Following is the list of elements of Yoga based on contemplation or ‘Dharana’.
- Prithivi or Earth is the first basic element that acts as a base or ‘Pad’. It gives support to a person physically.
- Jal or Water is the second basic element that represents flow in a being, Taoism explains it in great detail. This flow is all your desires which flow to unite with your higher desire of being united with the supreme. Just like the river uniting with the Sea.
- Agni or Fire is the element of yoga representing your Karma and consciousness. Agni always moves up so as the perfect soul. It is a metaphor for the perfect soul.
- Vayu or Air is the essence of life, it is about your breath. You can click here to read about Prana from Scientific Monk.
- Akash or Ether is the space and time itself, it is the complete you, however, control over this element is required in order to understand/absorb in supreme self itself.
The limbs of Yoga.
Now coming to the third categorical element of Yoga. These elements are called ‘Anga’ or in-separable parts. However, it is to be noted that philosophically these are minor elements. Let’s have a look at the list of limbs used by Patanjali.
The list of Patanjali is as follows.
- Yama, commonly the rules of life. Whatever rules you have set in life, you can follow them. These should be your priorities on how you deal with society, your family, animals, etc.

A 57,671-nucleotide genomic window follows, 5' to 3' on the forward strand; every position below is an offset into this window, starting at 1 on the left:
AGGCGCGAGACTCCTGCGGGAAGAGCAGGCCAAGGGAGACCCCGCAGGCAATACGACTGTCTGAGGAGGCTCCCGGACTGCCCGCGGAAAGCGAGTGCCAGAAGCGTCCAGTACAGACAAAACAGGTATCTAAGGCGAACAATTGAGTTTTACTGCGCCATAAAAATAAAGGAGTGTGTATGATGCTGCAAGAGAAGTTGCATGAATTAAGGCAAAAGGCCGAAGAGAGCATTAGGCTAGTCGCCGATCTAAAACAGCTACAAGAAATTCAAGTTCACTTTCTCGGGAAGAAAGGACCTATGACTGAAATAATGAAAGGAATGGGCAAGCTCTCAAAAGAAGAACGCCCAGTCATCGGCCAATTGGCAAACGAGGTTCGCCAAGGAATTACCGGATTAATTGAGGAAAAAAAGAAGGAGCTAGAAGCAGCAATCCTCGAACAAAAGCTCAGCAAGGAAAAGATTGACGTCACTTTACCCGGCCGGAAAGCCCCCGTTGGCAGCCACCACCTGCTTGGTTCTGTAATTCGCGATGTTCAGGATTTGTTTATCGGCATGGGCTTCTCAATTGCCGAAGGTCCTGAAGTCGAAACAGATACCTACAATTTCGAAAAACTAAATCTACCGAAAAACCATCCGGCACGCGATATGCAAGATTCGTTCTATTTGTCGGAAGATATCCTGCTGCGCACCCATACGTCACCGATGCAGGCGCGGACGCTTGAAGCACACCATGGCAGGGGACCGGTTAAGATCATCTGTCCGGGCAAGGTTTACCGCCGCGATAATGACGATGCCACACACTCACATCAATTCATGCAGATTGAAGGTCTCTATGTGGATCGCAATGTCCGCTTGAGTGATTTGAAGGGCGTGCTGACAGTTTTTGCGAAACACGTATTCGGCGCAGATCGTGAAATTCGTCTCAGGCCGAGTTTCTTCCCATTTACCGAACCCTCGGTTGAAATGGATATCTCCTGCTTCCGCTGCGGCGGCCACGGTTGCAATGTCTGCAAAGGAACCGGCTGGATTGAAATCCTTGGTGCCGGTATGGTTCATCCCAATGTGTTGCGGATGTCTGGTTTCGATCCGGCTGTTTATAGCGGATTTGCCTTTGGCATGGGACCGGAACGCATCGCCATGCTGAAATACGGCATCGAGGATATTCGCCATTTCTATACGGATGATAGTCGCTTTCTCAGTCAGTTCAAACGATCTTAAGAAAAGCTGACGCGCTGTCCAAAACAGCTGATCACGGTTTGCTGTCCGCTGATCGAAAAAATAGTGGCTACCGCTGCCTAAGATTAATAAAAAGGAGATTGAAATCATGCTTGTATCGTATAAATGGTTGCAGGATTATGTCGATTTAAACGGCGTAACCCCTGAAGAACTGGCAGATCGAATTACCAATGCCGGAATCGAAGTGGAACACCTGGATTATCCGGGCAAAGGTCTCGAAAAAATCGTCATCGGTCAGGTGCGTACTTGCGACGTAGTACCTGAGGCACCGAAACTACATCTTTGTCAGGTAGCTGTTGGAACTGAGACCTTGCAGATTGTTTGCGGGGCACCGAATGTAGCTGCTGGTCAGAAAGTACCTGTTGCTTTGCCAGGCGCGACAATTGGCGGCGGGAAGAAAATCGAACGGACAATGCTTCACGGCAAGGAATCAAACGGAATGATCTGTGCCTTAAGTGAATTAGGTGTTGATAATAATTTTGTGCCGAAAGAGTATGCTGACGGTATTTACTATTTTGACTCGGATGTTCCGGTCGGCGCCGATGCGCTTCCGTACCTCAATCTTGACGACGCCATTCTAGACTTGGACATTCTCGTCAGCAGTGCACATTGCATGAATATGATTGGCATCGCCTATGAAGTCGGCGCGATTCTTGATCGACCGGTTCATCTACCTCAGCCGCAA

- Niyamas, or the rules regarding your spiritual conduct. How you are tackling with good and bad of your life. The worship of gods or devotion all should be followed based on your commitments and the goal.
- Asana, or the correct posture of the body. The perfection of Asana is required in order to stick to one particular place or time. You cannot do perfect meditation without sticking to one particular place.
- Pranayama is the rule of your breath. There are only two rules of your breath one is Rechaka and the other is Puraka. The former is exhalation and later on is inhalation. However, the practice of holding Rechaka or Puraka is considered to be Kumbhaka or the best and easiest way of Pranayama.
- Pratyahara is controlling the food for the senses. The enjoyments of the senses are nothing but the food of your senses. They need to be controlled in order to understand their nature. This is the compulsion before contemplation.
- Dharana is the contemplation. You need to contemplate the elements of yoga as specified above in the list to get a continuous flow of concentration which is the next stage.